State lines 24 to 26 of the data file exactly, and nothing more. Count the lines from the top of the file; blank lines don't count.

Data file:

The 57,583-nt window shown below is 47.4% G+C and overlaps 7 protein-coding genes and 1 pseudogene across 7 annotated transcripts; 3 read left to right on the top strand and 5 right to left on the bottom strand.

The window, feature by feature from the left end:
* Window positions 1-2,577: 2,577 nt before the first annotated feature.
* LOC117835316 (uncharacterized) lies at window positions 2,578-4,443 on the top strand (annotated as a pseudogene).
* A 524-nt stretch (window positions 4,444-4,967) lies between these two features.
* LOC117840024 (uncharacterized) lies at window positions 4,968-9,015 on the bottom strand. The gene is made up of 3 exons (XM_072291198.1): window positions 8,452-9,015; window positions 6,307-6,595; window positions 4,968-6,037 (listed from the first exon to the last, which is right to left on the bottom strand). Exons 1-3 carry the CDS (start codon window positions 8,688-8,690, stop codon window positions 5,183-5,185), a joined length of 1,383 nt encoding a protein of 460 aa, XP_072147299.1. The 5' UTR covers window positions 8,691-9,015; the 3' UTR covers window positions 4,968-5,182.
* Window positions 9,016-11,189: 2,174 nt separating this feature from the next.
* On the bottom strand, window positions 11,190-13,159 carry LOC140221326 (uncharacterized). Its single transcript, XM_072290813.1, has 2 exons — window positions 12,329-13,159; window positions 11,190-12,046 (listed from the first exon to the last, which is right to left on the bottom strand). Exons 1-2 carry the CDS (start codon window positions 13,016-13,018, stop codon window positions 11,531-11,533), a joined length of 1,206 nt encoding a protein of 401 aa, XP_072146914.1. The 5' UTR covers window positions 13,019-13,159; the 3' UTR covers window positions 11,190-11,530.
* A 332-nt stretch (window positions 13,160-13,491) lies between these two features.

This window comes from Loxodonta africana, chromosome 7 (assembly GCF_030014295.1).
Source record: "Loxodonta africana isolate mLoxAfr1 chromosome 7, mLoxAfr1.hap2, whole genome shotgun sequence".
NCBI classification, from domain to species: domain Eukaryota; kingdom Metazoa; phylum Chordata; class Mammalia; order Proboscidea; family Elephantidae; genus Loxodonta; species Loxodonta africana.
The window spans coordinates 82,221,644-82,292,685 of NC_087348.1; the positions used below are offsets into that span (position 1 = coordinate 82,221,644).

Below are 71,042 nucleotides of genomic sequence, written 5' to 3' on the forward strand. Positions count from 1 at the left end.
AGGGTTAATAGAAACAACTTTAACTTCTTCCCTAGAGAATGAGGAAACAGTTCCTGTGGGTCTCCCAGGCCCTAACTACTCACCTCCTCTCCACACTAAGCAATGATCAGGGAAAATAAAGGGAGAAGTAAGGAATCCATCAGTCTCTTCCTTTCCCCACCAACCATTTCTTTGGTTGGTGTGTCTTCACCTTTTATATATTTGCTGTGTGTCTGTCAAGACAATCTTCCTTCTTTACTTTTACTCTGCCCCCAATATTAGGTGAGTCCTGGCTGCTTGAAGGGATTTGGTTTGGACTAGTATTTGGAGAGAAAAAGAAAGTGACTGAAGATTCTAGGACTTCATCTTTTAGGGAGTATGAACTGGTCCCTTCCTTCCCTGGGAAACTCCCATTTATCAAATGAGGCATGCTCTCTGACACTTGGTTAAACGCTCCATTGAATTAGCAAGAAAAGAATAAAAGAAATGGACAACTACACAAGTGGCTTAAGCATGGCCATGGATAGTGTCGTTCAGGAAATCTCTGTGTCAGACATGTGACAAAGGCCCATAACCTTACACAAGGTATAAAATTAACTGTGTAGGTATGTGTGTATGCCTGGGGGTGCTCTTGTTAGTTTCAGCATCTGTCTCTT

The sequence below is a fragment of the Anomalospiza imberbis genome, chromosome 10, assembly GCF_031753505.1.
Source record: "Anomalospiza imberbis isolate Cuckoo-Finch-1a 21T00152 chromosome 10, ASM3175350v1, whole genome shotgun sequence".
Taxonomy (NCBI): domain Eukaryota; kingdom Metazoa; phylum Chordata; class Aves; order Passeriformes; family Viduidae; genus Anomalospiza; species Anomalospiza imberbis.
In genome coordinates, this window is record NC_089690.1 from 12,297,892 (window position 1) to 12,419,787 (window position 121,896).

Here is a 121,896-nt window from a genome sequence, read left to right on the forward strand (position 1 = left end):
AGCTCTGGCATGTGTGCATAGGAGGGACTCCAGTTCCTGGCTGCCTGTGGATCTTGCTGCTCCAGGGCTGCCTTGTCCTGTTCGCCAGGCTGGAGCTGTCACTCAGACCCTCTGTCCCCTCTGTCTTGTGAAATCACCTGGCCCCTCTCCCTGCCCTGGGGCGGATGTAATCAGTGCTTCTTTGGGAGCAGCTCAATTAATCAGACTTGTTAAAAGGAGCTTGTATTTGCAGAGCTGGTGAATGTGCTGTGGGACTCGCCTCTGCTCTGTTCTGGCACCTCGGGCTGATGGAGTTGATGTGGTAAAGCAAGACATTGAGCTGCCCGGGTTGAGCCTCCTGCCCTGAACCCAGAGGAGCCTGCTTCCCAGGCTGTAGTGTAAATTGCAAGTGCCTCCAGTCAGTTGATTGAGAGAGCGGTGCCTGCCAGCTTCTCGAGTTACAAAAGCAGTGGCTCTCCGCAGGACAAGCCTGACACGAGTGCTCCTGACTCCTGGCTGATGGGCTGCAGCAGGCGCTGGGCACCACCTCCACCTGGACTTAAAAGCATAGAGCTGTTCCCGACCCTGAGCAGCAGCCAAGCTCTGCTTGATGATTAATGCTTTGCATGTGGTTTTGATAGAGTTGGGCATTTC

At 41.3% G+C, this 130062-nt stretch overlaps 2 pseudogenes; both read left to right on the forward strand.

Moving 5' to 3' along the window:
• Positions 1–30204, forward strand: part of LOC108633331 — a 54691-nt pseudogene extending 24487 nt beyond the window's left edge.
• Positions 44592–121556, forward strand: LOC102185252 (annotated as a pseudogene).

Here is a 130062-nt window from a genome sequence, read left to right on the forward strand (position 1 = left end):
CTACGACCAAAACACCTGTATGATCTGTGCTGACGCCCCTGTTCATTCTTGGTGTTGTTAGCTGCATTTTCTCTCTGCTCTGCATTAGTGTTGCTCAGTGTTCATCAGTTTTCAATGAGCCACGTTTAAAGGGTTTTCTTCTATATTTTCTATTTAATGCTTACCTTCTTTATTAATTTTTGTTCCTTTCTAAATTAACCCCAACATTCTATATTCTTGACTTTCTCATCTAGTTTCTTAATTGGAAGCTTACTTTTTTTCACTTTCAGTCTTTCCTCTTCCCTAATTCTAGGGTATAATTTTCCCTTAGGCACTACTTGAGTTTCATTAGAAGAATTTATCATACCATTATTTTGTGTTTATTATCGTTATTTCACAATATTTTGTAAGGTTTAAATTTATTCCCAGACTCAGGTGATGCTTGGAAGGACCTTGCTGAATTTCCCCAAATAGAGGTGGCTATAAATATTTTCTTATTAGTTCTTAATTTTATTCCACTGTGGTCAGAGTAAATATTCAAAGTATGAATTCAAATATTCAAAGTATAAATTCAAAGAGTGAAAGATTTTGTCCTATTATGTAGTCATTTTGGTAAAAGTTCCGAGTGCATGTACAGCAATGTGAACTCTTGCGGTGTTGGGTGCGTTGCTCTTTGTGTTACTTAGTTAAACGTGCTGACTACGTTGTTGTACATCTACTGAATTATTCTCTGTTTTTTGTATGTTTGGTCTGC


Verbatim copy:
• Positions 1–30204, forward strand: part of LOC108633331 — a 54691-nt pseudogene extending 24487 nt beyond the window's left edge.
• Positions 44592–121556, forward strand: LOC102185252 (annotated as a pseudogene).

Here is a 130062-nt window from a genome sequence, read left to right on the forward strand (position 1 = left end):